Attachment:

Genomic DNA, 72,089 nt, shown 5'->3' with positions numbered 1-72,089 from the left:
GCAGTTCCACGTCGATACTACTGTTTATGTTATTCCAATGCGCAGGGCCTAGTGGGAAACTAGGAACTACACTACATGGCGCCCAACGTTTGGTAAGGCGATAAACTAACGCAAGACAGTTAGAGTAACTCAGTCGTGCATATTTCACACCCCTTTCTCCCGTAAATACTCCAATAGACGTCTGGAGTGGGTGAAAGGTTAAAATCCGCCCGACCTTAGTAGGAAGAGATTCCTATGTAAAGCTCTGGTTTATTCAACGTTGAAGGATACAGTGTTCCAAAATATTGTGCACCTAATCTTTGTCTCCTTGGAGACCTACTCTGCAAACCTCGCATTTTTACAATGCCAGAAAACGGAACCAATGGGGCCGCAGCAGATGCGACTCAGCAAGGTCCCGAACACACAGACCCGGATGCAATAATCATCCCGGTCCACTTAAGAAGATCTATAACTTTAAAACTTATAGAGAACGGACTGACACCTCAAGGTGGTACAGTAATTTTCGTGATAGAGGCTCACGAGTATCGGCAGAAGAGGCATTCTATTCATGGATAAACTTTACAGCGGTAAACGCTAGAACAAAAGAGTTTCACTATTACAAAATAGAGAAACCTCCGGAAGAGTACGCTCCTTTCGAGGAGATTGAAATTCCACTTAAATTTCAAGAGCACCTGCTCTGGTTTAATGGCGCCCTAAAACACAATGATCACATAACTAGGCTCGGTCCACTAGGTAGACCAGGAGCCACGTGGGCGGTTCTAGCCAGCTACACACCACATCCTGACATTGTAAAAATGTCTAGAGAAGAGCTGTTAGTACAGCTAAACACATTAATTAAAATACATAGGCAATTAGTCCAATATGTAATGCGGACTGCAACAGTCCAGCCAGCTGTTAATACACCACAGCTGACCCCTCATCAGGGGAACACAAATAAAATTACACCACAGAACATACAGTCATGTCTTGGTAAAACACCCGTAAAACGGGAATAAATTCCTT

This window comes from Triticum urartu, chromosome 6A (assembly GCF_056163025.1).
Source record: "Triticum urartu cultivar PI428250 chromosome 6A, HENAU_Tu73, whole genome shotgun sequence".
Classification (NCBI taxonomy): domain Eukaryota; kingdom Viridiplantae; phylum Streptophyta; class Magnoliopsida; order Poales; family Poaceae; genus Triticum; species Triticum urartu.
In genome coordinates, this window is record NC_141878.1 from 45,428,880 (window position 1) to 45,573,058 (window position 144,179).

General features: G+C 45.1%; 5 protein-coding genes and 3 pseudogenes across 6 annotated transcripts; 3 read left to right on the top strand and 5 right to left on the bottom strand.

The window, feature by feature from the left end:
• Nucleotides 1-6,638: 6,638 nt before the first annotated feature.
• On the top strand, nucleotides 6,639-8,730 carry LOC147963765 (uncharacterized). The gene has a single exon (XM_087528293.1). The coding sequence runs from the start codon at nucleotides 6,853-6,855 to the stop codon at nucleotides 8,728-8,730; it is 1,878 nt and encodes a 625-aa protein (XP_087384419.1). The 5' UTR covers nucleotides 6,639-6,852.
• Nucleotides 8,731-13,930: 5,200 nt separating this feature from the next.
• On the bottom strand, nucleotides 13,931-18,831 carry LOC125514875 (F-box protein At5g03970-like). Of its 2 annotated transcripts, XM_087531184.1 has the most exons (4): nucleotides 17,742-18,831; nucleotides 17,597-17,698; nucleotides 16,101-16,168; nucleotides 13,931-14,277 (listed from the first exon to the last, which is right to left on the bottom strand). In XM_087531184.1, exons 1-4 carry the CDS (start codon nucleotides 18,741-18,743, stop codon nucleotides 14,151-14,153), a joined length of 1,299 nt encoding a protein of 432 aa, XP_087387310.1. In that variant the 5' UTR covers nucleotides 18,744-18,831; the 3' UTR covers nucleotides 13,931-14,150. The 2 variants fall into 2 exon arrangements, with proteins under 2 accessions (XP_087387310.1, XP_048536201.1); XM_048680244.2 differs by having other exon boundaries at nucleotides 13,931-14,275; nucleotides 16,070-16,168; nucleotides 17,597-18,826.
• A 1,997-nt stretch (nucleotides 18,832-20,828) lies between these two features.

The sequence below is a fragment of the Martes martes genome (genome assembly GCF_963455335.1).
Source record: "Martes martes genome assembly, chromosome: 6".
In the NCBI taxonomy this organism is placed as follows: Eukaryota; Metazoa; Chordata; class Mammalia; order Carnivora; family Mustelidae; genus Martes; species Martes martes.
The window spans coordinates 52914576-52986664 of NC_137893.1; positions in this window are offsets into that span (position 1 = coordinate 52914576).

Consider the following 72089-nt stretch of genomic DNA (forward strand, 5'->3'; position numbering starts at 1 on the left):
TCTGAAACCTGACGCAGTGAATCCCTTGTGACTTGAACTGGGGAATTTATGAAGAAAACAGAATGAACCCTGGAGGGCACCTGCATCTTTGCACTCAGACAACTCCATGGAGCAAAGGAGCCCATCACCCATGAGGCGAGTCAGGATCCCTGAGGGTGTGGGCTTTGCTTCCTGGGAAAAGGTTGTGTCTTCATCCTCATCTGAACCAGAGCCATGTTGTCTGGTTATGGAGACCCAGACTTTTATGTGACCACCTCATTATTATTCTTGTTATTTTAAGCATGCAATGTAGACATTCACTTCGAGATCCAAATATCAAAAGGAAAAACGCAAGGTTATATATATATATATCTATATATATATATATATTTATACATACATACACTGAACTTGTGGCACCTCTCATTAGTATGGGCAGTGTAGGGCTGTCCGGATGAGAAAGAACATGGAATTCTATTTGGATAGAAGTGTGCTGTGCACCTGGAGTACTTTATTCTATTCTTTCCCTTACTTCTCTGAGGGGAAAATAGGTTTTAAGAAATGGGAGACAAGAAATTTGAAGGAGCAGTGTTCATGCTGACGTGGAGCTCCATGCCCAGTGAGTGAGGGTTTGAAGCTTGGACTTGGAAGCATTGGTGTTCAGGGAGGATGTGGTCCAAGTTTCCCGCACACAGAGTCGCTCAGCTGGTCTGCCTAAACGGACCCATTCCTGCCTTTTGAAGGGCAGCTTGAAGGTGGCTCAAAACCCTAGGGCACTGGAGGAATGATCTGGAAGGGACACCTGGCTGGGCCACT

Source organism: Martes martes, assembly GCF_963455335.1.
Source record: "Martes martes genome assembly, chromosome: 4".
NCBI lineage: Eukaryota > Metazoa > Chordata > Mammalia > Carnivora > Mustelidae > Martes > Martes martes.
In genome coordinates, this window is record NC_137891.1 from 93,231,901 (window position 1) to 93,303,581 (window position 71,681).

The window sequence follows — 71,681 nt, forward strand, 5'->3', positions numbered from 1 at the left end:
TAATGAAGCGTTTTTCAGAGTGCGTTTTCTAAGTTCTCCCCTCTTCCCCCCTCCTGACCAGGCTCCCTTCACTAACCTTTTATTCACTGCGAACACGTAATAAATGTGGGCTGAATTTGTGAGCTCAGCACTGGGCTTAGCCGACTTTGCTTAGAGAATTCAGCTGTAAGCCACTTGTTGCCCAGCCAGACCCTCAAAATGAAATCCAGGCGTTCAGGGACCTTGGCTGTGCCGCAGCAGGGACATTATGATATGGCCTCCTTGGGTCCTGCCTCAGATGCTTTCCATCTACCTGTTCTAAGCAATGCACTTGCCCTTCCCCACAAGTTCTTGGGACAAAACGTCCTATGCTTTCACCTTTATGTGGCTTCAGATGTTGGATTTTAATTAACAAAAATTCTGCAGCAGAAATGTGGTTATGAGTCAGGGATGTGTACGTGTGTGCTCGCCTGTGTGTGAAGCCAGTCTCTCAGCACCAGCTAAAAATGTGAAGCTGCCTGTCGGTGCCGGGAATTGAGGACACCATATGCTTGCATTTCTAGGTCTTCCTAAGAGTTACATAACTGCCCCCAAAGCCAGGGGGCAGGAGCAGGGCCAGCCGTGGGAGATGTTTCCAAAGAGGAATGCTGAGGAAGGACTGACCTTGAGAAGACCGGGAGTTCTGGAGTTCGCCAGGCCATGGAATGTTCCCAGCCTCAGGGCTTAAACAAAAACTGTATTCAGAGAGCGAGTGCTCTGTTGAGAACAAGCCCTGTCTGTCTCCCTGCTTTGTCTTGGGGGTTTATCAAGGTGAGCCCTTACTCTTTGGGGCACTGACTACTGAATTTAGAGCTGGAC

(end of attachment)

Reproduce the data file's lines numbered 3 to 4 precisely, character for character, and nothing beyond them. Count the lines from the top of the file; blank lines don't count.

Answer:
This window comes from Triticum urartu, chromosome 6A (assembly GCF_056163025.1).
Source record: "Triticum urartu cultivar PI428250 chromosome 6A, HENAU_Tu73, whole genome shotgun sequence".